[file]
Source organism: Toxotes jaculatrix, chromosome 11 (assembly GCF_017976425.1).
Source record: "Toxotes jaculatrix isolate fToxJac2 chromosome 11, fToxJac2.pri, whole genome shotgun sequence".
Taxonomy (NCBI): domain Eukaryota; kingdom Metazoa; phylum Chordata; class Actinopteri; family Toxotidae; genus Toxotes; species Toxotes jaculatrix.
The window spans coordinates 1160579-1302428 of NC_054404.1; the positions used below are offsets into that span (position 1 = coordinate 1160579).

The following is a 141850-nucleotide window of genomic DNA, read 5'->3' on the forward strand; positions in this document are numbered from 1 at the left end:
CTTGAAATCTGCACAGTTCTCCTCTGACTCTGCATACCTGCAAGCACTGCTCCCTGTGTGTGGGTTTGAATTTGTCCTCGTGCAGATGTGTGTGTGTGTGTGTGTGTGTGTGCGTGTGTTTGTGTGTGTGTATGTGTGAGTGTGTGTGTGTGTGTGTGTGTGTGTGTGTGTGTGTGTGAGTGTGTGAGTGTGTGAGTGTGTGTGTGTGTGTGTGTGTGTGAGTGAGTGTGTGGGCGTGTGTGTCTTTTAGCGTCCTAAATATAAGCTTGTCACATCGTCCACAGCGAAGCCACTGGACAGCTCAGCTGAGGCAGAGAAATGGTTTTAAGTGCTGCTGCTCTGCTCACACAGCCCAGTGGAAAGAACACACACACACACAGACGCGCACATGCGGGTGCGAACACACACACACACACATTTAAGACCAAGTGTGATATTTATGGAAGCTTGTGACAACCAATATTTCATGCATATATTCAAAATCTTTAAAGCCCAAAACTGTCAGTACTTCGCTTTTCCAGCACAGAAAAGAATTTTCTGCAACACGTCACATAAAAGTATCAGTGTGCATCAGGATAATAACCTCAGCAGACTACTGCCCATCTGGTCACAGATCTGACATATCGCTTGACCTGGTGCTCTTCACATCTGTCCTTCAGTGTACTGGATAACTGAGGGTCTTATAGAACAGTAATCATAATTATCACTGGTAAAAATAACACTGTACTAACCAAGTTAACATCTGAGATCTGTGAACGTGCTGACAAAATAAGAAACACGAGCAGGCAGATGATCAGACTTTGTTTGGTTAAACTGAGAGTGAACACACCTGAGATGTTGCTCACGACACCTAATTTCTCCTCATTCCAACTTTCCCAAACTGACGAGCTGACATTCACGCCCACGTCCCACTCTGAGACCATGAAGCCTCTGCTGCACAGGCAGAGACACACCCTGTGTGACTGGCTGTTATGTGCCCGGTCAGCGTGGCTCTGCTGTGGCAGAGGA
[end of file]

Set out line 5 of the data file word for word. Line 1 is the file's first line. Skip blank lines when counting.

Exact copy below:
The following is a 141850-nucleotide window of genomic DNA, read 5'->3' on the forward strand; positions in this document are numbered from 1 at the left end: